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Flash Surpasses Required Test Scores

David Yon, February 16, 2019

What makes a race successful is difficult to determine and certainly varies from one event to another.  When asked to talk about the topic, I always encourage race directors to clearly define what they are expecting from a race. Reasons for putting on a race very from raising awareness of a disease, protecting the memory or legacy of someone, fund raising, and of course just providing an opportunity to race. There are for profit events and nonprofit ones. The variation in events range from the very simple 5K with less than 75 participants to the complex marathons with tens of thousands of participants traveling over the streets of major cities such as Boston and New York (and of course Tallahassee).

RunSignUp, a race registration company, just released a report entitled “Race Trends – Annual Statistical Report.”  The company reports it registered 6,228,326 participants during 2018, a 26% increase over 2017.  However, in order to better measure whether the endurance events covered by RunSignUp are increasing in size (as opposed to whether the company is growing because it is picking up new business), RunSignUp compared just the races it provided registration services to in both 2017 and 2018. In that comparison, the numbers suggest a slight decrease of .01 percent fewer people registering (4,336,935 in 2017 and 4,331,563 in 2018). RunSignUp noted “This reinforces general reports of flat to declining numbers of race finishers from Running USA and the New York Times.”

I recommend the report for race directors looking to improve attendance at their races. The data is not complete – as the authors point out the data is built only from races where RunSignUp is the registration software and RunSignUp is a relatively new participant in this market.  But it is still informative to review and analyze.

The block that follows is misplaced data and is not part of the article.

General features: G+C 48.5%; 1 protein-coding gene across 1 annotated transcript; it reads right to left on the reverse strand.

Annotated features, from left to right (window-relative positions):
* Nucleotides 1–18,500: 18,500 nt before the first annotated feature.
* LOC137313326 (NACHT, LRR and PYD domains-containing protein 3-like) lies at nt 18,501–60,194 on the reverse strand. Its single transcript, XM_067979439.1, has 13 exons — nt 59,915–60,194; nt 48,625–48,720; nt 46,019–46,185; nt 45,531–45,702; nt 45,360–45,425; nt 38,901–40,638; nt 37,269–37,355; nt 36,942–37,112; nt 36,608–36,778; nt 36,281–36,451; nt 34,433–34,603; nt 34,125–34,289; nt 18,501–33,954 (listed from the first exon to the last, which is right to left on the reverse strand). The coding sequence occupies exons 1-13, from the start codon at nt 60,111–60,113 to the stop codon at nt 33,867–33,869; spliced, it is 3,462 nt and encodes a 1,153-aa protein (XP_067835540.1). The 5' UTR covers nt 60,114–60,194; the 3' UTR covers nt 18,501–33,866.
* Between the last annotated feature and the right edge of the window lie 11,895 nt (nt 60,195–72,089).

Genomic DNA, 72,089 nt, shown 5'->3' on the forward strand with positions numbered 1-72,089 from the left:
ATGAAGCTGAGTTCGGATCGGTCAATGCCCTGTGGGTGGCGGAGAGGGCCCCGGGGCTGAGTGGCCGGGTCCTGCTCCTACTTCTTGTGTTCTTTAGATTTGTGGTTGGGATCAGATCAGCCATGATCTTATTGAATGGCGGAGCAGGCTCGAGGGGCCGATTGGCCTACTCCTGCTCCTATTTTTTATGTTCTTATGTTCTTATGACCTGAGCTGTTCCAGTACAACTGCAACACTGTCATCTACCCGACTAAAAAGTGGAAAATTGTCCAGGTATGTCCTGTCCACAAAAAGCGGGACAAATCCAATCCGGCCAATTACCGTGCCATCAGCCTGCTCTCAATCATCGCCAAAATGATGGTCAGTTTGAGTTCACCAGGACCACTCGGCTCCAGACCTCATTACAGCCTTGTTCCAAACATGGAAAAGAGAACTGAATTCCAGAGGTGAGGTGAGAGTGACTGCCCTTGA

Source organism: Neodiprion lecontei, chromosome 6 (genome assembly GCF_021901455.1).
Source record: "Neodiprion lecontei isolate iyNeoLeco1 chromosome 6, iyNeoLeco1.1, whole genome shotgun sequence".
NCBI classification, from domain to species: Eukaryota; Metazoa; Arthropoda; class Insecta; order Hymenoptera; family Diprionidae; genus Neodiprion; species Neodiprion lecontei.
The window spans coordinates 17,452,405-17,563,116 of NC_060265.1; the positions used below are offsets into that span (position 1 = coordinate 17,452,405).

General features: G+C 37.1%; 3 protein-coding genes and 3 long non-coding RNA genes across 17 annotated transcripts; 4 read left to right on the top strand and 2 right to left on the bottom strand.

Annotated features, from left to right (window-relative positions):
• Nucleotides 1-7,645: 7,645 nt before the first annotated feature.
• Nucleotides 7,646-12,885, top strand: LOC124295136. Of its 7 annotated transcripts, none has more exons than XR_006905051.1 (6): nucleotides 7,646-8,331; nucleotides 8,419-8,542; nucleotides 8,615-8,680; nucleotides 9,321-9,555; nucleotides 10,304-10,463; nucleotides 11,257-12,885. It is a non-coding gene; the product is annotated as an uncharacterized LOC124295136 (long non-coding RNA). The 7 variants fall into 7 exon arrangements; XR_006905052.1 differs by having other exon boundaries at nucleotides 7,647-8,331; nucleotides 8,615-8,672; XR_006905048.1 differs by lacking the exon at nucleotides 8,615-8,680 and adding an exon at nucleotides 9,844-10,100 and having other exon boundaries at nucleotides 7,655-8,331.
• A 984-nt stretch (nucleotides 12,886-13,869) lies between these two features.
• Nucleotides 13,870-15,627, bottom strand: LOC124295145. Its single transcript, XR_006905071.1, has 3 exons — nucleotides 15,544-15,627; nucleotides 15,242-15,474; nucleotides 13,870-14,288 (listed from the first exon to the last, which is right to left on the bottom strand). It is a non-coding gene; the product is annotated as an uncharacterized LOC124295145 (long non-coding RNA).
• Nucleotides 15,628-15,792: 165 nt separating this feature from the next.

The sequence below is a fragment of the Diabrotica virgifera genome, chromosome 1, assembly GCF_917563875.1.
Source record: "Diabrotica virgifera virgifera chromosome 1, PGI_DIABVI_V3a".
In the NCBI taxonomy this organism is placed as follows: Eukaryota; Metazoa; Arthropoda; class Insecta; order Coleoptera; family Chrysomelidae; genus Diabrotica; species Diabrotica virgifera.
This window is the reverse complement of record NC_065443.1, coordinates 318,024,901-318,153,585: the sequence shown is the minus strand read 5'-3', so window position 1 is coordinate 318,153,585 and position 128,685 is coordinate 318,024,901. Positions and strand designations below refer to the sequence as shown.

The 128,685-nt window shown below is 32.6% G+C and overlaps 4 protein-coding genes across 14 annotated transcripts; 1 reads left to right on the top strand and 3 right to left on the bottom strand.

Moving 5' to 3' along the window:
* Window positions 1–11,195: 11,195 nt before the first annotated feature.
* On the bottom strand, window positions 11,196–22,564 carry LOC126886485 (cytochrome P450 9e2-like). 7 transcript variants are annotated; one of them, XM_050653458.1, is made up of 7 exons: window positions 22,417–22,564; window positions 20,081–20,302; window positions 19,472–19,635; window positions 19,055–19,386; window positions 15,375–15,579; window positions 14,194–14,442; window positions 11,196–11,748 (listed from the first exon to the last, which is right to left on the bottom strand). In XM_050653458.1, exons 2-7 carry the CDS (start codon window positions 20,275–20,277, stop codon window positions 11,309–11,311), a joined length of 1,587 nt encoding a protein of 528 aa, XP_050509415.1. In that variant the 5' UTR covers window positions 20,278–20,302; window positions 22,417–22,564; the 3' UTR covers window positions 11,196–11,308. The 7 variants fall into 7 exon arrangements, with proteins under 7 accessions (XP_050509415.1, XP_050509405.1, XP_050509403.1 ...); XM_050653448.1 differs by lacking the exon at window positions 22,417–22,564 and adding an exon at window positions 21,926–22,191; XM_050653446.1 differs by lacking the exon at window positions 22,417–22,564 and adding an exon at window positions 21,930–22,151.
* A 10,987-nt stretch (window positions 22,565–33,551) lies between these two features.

One of the report's c onclusions stated that runners are seeking "diversity" in their participation - trying new events each year, and prioritizing events with unique, fun elements (and often, those that are untimed).

This advice was followed by a recommendation:

“Cultivate a distinctive brand for your race and use email marketing, social media, and referral programs to reinforce the message that your race is unique.”

An ecstatic Keith Rowe had finally reached a point on Saturday, February 16, where he could stop worrying about the details of the Flash 12K and 6K races and instead enjoy the setting for the post-race celebration at Cooter Stew Café in St. Marks.  The big smile on his face told everyone how he thought the morning had gone.  The turnout, just short of 300, was good. Keith’s second time at directing these races was, in fact, a resounding success.  Overall the execution was good.

Mark Priddy, Keith’s predecessor, was there to help assure continuity in an event that was first run in 1989.  Joe Dexter, the first race director and the creator of the event says the idea of putting on a 12K race came to him while reading about two of the largest races in the United States - Bay to Breakers in San Francisco and the Bloomsday Run in Spokane. Shocked that a 12K could be such a large race, Joe decided to introduce Tallahassee to the idea.  He also shared a comic book addiction with his kids and from that found a hero worthy of having a race named after him – The Flash.
Mark’s seven years as race director ended in 2017 but he left a strong foundation for his successor. It was, in fact, Mark who moved the race from J Lewis Hall Park in Woodville to the confluence of the St. Marks and Wakulla Rivers near the San Marcos de Apalache State Park.  The courses run through a St. Marks neighborhood for about 2 miles before jumping on the St. Marks Rails to Trails path and heading north.  Each race turns around on the trail at its respective turn around point and retraces the same route to return to the start (and finish) line.

The distances of 12K and 6K are unique as far as the local race scene goes. (Not entirely unique of course as the December race at the ARP, the Tannenbaum, is a 6K cross country race.)  Add to that the opportunity for a fun postrace social in the small town of St. Marks (this year at Cooter Stew Café) and you have a fun event that hopefully will climb back above 300 particpants and then just keep growing.

With a home in a quirky little town and the confluence of two rivers making their way to Gulf providing a beautiful background, it looks as if Keith and his troops are ready to meet and surpass the recommendations from the RunSignUp report for a sustained, successful event.